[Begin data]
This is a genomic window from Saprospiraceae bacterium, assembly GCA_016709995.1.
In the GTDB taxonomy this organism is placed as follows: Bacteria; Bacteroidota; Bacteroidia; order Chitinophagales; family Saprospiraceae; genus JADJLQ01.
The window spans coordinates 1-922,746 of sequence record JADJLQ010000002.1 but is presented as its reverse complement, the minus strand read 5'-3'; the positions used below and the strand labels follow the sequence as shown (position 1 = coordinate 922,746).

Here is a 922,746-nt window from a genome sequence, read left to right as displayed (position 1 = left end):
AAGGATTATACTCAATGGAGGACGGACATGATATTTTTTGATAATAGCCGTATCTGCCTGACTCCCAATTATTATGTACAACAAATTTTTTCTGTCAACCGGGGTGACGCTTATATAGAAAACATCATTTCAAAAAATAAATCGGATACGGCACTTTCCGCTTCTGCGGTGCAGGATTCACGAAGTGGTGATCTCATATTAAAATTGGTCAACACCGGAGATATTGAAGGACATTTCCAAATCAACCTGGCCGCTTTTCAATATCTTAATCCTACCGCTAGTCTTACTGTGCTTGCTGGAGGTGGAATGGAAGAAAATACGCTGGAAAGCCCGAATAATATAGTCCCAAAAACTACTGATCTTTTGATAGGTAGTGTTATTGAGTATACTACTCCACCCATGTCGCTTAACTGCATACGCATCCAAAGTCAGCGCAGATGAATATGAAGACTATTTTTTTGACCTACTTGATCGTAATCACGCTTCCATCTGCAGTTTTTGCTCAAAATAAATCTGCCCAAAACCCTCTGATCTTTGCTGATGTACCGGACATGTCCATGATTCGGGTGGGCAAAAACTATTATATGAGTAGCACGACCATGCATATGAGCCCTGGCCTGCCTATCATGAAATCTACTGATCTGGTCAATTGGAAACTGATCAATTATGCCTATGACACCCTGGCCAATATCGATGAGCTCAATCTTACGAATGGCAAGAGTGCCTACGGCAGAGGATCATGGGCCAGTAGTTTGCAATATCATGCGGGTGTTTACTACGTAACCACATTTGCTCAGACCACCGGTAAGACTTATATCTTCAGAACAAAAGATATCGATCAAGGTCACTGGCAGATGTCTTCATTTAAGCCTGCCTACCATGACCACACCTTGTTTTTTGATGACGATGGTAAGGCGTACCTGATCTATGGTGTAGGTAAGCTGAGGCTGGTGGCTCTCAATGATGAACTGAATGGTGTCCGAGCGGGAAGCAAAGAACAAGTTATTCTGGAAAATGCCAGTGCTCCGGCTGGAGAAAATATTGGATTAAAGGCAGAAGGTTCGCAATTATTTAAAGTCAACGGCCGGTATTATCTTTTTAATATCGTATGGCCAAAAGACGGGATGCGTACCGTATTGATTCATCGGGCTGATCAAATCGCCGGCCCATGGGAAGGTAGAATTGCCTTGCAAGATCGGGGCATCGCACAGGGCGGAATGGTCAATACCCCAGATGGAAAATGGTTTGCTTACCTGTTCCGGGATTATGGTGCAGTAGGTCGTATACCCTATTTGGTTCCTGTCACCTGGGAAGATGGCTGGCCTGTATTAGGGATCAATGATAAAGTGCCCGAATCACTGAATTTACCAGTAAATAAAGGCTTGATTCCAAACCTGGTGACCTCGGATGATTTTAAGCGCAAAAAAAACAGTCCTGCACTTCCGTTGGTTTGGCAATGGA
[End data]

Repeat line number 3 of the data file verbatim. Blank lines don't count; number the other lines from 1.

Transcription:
The window spans coordinates 1-922,746 of sequence record JADJLQ010000002.1 but is presented as its reverse complement, the minus strand read 5'-3'; the positions used below and the strand labels follow the sequence as shown (position 1 = coordinate 922,746).